This experimentation shows strongly on songs like “I Offered You A Small Dog In The Kitchen“ and “The Labrasaga – Part I: Labrador Deciever, Part II: LabraDoodlebug.” The former is one of the most straight forward songs on the record. It has an excellent rise/fall/rise dynamic to it. The latter is a song that, clocking in at around 16 minutes, shows exactly where this band succeeds. It is a song that is standard indie fare for the first half of it. At almost seven minutes in, goddamn, it gets heavy. It goes from a clean guitar that is kind of noodling about to a distorted riffing that is raw power. It then cycles back around.

While the loud/quiet/loud dynamic isn’t anything new, especially in indie and post-punk, Parachute for Gordo make it work. Ten Metres Per Second Per Second in energetic, raucous, and raw. It definitely stands out.

Parachute For Gordo
Rose Coloured Records
Buy It

REVIEW: Grammer – “Awesome Knifes”

grammerThe best thing about music is that there are always new bands. There are always some young cats coming up to give a shot in the arm to anyone who cares to listen. Grammer, spelling error aside,  has a great opportunity to be one of those bands. Though we’re still in the front half of the year, this is one of my favorite self released things thus far.

Awesome Knifes is exactly the kind of debut record that a band needs. It has high energy and vibrancy. Taking cues from classic Midwestern emo, a little bit of post-rock, and some punk drive, it is a solid EP that tells a great story from front to back. Starting with “Astronaww, Man” and going straight through to “Cigarette Regimen,” it tells a contained story of youthful innocence working down to jaded adult ennui. It progresses in a logical way lyrically, and so does it musically. It opens with a delicate, Midwest sound that gets more aggressive as the record continues. It gets into the more punk side of bands like Dads by the time “Quit (Your Job)” and “Friends In The Hotel Industry” hit. It’s 100% my jam, man. This is a band with heaps of promise.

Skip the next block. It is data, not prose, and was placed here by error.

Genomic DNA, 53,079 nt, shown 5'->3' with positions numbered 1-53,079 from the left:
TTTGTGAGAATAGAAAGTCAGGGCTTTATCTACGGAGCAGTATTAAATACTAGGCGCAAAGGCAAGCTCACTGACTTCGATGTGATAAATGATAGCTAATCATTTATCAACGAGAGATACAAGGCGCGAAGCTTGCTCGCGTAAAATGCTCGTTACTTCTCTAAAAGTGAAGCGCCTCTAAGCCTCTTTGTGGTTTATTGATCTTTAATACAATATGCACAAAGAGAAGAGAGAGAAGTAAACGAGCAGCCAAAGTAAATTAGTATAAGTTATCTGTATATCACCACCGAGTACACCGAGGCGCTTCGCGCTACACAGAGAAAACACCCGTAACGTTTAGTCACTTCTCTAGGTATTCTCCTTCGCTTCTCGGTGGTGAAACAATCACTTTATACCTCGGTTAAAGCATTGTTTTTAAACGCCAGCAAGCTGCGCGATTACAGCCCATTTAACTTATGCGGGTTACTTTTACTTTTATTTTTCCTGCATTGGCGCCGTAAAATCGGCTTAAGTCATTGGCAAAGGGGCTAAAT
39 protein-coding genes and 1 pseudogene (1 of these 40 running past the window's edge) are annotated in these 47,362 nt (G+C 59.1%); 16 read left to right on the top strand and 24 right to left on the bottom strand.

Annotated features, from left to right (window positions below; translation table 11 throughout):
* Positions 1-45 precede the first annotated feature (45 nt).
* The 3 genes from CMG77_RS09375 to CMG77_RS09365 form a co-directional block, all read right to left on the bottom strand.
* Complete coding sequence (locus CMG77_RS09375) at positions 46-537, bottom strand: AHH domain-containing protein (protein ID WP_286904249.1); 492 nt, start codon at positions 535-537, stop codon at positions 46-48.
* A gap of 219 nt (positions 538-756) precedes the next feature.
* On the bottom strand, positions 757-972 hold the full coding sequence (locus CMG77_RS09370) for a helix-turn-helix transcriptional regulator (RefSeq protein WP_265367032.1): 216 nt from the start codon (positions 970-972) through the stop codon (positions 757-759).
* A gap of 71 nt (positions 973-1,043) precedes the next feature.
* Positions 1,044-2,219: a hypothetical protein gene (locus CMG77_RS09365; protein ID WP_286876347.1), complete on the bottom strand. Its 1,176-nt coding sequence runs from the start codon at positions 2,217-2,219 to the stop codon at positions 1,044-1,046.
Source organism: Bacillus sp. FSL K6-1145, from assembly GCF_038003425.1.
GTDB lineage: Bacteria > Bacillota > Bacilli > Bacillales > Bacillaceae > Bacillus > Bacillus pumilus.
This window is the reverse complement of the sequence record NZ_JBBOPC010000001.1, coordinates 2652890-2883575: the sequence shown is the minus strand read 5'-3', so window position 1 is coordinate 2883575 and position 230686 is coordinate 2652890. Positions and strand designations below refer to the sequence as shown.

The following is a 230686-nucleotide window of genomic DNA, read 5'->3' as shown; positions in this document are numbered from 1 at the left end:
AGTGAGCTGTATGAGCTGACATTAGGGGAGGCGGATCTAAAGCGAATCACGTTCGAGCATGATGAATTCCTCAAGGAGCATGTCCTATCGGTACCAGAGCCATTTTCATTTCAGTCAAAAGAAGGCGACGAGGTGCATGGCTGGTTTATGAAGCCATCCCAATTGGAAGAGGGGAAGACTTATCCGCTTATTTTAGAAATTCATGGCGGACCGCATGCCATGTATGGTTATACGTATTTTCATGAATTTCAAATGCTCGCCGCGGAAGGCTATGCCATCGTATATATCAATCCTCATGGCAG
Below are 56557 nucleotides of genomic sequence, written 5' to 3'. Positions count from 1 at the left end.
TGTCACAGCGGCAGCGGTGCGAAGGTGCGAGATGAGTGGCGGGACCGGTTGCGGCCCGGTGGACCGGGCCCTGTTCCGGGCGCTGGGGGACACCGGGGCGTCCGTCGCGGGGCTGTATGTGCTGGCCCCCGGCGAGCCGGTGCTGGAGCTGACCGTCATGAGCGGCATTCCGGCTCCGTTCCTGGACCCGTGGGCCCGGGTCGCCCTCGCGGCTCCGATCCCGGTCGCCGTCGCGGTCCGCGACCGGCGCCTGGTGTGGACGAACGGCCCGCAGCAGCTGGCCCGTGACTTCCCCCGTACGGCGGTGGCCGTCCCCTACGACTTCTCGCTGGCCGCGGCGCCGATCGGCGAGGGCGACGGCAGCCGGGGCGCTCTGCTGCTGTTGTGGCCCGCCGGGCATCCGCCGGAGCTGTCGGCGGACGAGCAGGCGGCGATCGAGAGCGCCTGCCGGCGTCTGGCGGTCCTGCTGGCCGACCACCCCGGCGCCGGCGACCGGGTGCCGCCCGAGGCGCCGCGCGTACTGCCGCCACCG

Without resorting to hyperbole that I may later regret, I think this might be one of the strongest debuts I’ve heard in a minute. Get the right label and promotion behind them, and this band could be huge. The potential upside of this band is almost unlimited. It’ll be smart to get in on the ground floor.


REVIEW: Miserable – “Halloween Dream”

miserableThe first thing I noticed about Halloween Dream is how much beauty and soul there is on the record. While Kristina Esfandari is constantly getting the ex-Whirr tag, her solo material is strong enough to kill that talking point. As a solo artist, as Miserable, she’s made one of the most engaging records I’ve heard in quite some time.

Halloween Dream is record that shows how “atmospheric” doesn’t always mean “light.” Esfandari’s ethereal vocals weave beautifully in and out of reverb heavy, distorted music. When playing this type of music, it’s easy to use the production as a crutch. The denseness can cover up songwriting deficiencies, the reverb, delays, and distortion can make boring music sound less boring. That’s why it’s great when you hear it done right.

It’s easy to get lost in the music. It’s easy to put a record like this on, and just let it take over. One of my favorite parts of the record is how, even without actively listening to the lyrics, you can tell exactly what is going on. Esfandari projects so much with just her vocal delivery. You can hear the emotion, desire, and regret in these songs.

I feel bad calling this just an “insert whatever genre” record. To call it just one thing or another feels too narrow. It can be ambient and melodic in one part, then fucking heavy and dense in another. If I had to call it something, I’m not sure what i’d say. Metallic shoegaze with post-rock flair? Sure, why the fuck not? It’s beautiful.

Miserable (Facebook)
The Native Sound
Buy It